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Review Essay of Writing Security: United States Foreign Policy and the Politics of Identity

by Lida Bteddini
Campbell, David. Writing Security: United States Foreign Policy and the Politics of Identity. Minneapolis: University of Minnesota Press, 1998.

The affirmation of the “other” is a significant component of the realization of the self, since identity is realized insofar as one can determine those elements which comprise the foreign. David Campbell’s assessment of the philosophical and political implications of the establishment of U.S Foreign Policy is an intriguing analysis of the role of identity in the shaping of international relations.

Rooted in the human security paradigm, which asserts that the individual should be the key referent to security rather than the state, Campbell’s Writing Security: United States Foreign Policy and the Politics of Identity provokes a compelling inquiry into the very nature of identity, focusing primarily on how difference, danger, and otherness play a significant role in constituting the identity of the United States as a leader in international politics.1

This review aims to provide a thorough analysis into the philosophical arguments of David Campbell, focusing specifically on the notion that the creation of identity is dependent on the securing of national boundaries. Theoretical underpinnings of the human security paradigm will be connected with the philosophical notions presented in Campbell’s book in order to illustrate the tangible and pertinent nature of both of these arguments, as well as the validity of the claim that identity comprises the very root of U.S foreign policy.

The Traditional Approach

Analyzing the relationship between the nation and the state is a vital component to better understanding the nature of the human security approach to international relations, as well as the way in which such views contrast with traditional and state-centric approaches to national security. In accordance with the traditional approach to national security, the state is the ultimate referent and therefore, security is defined in terms of the ability of the state to defend itself against external threats.2

The underlying implication of such a theory is that the demands ascribed to the state precede those regarding individuals within the state. Therefore, other interests ascribed to entities such as individuals, or sub-national groups, are subordinate to state-interests.3 Furthermore, the ‘other’ in traditional security terms, may pose a threat to a state’s boundaries, people, institutions, and values.4

The most important aspect of traditional approaches to national security is rooted in the theoretical framework of state-centric realism. It is ultimately foreign aggressors that pose a security threat to the existence of the state. In U.S Foreign Policy: Shield of the Republic, Walter Lippmann asserts that,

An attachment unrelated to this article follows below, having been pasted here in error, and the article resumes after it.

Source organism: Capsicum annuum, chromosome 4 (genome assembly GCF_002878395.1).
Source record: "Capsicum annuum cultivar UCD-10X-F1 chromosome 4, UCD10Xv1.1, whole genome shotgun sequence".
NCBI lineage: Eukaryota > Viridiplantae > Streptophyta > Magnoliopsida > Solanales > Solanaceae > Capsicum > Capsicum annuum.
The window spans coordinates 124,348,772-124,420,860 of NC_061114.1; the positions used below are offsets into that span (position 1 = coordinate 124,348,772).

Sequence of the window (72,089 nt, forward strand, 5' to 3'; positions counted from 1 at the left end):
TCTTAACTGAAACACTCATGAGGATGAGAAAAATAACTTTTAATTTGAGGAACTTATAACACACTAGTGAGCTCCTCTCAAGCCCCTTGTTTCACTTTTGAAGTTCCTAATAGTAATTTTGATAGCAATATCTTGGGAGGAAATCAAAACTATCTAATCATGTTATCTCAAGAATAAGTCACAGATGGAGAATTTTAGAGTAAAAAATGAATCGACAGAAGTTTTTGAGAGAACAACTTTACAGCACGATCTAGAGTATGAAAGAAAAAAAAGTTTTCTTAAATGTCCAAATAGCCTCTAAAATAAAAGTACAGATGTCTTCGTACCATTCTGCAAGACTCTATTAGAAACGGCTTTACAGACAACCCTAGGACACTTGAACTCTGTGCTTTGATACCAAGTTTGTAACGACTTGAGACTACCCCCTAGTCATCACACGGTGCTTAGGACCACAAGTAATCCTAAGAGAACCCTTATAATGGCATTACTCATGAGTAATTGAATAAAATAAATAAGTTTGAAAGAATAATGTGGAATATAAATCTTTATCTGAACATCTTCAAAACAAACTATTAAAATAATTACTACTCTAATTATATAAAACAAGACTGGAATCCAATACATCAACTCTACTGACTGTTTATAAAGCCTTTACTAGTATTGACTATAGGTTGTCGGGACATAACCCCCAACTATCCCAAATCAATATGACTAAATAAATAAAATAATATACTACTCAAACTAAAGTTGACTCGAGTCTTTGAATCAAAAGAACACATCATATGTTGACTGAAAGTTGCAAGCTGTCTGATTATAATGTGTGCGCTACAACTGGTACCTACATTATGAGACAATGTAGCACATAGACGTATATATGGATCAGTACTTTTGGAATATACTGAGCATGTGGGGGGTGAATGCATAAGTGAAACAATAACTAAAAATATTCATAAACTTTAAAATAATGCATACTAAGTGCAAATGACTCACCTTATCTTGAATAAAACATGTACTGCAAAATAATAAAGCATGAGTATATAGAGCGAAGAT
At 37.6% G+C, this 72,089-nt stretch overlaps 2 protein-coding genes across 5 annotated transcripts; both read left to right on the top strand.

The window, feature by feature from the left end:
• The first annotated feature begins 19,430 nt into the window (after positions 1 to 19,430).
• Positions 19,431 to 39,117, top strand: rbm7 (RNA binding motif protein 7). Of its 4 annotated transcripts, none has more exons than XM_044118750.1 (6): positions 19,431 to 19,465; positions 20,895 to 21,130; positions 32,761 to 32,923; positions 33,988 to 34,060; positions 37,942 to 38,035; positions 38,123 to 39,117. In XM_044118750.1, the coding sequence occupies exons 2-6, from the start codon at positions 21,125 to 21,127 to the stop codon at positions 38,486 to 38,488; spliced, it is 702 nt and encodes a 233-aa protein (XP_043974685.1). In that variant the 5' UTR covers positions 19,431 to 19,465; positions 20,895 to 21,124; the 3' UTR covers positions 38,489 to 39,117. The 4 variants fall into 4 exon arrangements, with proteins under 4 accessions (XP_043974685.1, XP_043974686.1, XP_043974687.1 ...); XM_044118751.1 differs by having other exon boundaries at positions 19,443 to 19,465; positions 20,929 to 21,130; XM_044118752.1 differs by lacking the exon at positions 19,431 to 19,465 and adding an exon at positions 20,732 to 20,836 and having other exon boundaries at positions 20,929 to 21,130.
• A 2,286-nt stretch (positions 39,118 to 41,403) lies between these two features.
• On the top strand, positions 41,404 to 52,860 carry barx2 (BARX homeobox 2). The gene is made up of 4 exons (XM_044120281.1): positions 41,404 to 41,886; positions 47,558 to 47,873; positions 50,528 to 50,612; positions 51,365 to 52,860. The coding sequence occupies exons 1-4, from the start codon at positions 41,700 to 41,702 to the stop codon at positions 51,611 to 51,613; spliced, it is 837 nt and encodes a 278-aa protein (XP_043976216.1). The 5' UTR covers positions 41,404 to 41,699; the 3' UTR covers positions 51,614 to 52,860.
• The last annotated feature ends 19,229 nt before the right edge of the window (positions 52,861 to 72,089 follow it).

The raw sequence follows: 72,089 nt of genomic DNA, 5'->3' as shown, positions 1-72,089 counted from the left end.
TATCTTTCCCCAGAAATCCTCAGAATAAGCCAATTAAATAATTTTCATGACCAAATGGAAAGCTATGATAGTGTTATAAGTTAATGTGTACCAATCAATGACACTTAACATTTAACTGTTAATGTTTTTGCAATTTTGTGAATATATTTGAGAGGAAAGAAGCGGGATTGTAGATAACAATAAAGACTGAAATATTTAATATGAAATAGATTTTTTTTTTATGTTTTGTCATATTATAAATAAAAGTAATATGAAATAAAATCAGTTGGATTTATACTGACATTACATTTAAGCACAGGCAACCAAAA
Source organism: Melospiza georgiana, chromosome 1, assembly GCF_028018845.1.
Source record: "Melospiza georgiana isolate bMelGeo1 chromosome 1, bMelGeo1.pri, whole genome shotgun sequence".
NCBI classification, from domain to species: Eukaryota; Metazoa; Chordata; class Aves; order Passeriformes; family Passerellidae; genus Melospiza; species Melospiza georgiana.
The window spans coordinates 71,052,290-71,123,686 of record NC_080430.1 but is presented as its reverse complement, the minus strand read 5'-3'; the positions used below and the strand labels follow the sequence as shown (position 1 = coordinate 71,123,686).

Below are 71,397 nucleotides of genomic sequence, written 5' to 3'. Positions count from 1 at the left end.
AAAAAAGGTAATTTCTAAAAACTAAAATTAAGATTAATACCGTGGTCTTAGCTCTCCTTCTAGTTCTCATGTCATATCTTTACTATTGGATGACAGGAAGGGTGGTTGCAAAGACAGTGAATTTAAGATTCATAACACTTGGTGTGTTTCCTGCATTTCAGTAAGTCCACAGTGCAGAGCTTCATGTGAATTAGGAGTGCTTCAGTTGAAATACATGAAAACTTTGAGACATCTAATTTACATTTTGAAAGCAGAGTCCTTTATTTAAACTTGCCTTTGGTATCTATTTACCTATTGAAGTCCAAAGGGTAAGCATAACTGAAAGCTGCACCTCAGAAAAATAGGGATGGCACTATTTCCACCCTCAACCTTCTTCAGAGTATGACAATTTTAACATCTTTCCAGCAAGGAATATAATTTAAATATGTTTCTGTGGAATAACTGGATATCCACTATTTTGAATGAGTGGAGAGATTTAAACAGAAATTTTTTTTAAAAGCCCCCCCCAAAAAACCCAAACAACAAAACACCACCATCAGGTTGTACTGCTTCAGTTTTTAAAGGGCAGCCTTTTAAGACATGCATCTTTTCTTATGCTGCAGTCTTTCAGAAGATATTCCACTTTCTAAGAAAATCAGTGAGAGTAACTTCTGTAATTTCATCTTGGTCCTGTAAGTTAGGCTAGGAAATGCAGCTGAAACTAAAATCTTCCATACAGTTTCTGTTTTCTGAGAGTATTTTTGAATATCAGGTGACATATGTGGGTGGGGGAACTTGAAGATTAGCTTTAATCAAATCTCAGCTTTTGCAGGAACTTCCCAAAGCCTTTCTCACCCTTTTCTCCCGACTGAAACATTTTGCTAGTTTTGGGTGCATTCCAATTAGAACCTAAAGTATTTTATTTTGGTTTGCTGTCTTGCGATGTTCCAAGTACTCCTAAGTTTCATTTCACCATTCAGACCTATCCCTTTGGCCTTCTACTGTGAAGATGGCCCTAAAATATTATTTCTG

“[...] without the controlling principle that the nation must maintain its objectives and its power in equilibrium, its purposes within its means and its means equal to its purposes, its commitments related to its resources and its resources adequate to its commitments, it is impossible to think at all about foreign affairs.”5

The state is, therefore, the sole actor. It is the means by which security is achieved, and the entity upon which security depends. The emphasis on the state is primarily stemming from the concept of the international system as anarchic, where the ‘other’ is a direct threat to the state’s stability and order.

A prime representation of the traditional approach to national security can be illustrated through acknowledging the extremely securitized foreign policy initiatives undertaken by the United States after the events of September 11, 2001. This example alone helps to highlight the “rhetoric of insecurity” emphasized within the work of David Campbell. According to this rhetoric, the legitimizations of state policies are justified through the attempt to instill notions of insecurity.

In turn, a strong sense of national identity is established, which ultimately allows the American public to feel secure and defended by the policies of the state. The emphasis of analyzing identity in international relations is linked to social constructivist theory. Alexander Wendt, one of the most influential social constructivist scholars, proposes two key tenets of constructivism: (i) that shared ideas form the basic structure of human association over material forces and, (ii) that these shared ideas represent the identities and interests of ‘purposive actors’ and are not given by nature.6

For Campbell, the issue of identity comprises the very root of U.S foreign policy. Similar to Wendt, he argues that, in challenging traditional conceptions of theoretical foundations of international relations, state identity can be better solidified and understood as being defined through human associations instead of material forces.

The Redefining of National Security

The Unfixed Nature of Identity

Identity, to Campbell, is a vital dimension of being. It is both inescapable and necessary for the existence of any notion of the self. Nonetheless, the conceptualization of identity proposed within the work of Campbell is “constituted in relation to difference,” and “not fixed by nature, given by God, or planned by intentional behavior.”7

In other words, the problematic of identity contains “no foundations that are prior to, or outside of, its operation,” and therefore, the identity of every entity is “performatively” constituted.8 Thus, it is the ‘stylized repetition of acts’ that should act as a referent for the identity of a state, rather than a specific “founding act.”9

In connection to this idea is the claim that boundaries define “an ‘inside’ from an ‘outside,’ a ‘self’ from an ‘other,’ and a ‘domestic’ from a ‘foreign,” thus further reinforcing the limiting nature of identity and the relationship between the self and the ‘other’.10 When connecting this theory to that of foreign policy, it is evident that the state’s identity is secured primarily through a “representation of danger.”